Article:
Representative backward trajectories of air masses were calculated for the study area corresponding to the days when the highest concentrations of PM2.5 were observed. Airmass backward trajectories in Figure 2(a) and Figure 2(b) suggest that long-range atmospheric transport from Indo-Gangetic plains as well as from Central Asia through north-easterly and north-westerly winds influence the overall particulate budget of the Jammu urban area. However, the influence of local and long-range has not been quantified. Earlier studies have reported that a huge amount of pollution through long-range transport enters the Indian subcontinent from Middle East, Europe, the Indian Ocean, Africa, and nearby countries 19.

The wind rose for the sampling period depicted that Jammu Urban area was affected by strong south-western winds (Figure 3). Such strong winds to a large extent are responsible for the re-suspension of street dust, especially in the urban area. Moreover, the sampling is done during the pre-monsoon times, when the fields in the vicinity are plowed and prepared for the next crop. The crustal dust from the agricultural land appears to be one of the larger sources contributing to the urban PM2.5 load. Besides, the long-range transport of air pollutants cannot be ruled out.

4. Conclusions

This study revealed that the Jammu urban area has a high mass concentration of PM2.5. Results showed that average PM2.5 mass concentration at sampling sites varied in the order from high to low as Site-2 (89.8 μg/m3 ± 34.7) > Site-3 (67.96 μg/m3 ± 28.7) > Site-1 (49.4 μg/m3 ± 22.7). The 22.2% of the samples at Site-1, 77.8% at Site-2, and 44.4% at Site-3 exceeded NAAQS (60 µg/m3) suggesting the severity of PM2.5 air pollution. Vehicular traffic and resuspension of street dust by the strong winds and vehicular movements appear to be the major source of PM2.5 mass in the study area. Besides, enhanced crustal inputs under drier conditions from the surrounding area and agricultural field seem to have also contributed to the PM2.5 load. This is emphasized that proper measures for air pollution abatement especially due to PM2.5 should be taken, especially the encouragement of public transportation systems, use of electrical vehicles, enhancement of urban green cover, maintenance of roads to minimize the impacts of street dust, etc. to control the PM2.5 pollution in the area.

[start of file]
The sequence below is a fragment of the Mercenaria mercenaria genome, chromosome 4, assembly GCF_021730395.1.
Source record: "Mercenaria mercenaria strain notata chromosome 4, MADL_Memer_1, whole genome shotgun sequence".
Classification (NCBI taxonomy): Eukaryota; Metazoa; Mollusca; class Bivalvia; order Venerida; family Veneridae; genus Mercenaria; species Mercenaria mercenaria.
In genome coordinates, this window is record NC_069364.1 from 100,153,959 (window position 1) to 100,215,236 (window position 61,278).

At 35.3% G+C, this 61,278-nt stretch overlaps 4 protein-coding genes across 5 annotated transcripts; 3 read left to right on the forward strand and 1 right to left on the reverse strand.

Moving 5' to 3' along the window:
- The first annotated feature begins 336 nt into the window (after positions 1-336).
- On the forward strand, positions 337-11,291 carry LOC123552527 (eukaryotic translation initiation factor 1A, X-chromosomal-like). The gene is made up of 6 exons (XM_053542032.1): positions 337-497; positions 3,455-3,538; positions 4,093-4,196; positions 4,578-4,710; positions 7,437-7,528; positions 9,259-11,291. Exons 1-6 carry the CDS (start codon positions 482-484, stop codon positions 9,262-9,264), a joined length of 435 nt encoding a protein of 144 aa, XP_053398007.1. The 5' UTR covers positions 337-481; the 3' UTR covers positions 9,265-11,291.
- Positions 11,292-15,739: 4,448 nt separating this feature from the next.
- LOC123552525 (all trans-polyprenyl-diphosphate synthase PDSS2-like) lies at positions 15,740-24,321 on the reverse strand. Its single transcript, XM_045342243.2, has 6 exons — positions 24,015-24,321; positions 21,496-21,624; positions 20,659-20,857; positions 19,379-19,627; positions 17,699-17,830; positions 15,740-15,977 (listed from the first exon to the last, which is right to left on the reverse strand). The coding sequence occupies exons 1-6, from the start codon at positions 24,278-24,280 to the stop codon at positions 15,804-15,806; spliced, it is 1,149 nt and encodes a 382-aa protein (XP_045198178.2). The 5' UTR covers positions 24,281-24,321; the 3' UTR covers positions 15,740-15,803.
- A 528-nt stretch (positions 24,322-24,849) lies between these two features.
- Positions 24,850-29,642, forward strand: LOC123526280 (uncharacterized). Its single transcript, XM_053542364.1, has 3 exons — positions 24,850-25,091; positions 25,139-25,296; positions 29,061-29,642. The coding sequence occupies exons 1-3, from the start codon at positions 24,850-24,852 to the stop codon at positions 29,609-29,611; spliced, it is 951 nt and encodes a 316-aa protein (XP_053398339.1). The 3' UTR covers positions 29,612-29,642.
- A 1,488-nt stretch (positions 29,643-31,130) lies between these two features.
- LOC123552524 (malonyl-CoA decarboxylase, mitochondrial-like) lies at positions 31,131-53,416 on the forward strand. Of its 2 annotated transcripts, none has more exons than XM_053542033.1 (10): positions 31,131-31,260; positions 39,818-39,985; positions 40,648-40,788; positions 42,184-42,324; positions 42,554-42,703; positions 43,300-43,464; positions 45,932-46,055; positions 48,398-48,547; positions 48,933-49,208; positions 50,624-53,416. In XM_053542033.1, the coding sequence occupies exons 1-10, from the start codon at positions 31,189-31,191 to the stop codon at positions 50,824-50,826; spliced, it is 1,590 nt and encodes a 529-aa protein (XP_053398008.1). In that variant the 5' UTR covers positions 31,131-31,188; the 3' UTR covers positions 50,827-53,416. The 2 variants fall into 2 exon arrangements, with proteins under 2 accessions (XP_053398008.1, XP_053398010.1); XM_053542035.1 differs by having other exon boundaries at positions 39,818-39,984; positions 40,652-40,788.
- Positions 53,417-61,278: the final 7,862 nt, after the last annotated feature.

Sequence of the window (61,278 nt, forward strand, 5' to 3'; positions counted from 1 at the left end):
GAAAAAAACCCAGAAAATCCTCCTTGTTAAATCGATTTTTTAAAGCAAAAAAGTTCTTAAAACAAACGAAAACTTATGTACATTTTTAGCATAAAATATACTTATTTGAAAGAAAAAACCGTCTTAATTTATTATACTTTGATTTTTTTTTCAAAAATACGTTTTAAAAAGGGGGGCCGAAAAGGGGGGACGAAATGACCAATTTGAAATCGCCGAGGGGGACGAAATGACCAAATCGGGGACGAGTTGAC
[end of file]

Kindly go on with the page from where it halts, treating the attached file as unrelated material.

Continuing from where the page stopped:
Acknowledgments

The authors are highly thankful and gratefully acknowledge the financial support provided by the University of Jammu, under Seed Grant to RK.

References

[1]  Gordon, T., Balakrishnan, K., Dey, S., Rajagopalan, S., Thornburg, J., Thurston, G., Agrawal, A., Collman, G., Guleria, R., & Limaye, S. (2018). Air pollution health research priorities for India: Perspectives of the Indo- U. S. Communities of Researchers. Environment International, 119(June), 100-108.
In article      View Article  PubMed
 
[2]  Mahalakshmi, D. V, Sujatha, P., Naidu, C. V, & Chowdary, V. M. (2014). Contribution of vehicular emission on urban air quality: Results from public strike in Hyderabad. 43(x), 340-348.
In article      
 
[3]  Garaga, R., & Kota, S. H. (2018). Characterization of PM10 and impact on human health during the annual festival of lights (Diwali). Journal of Health and Pollution, 8(20).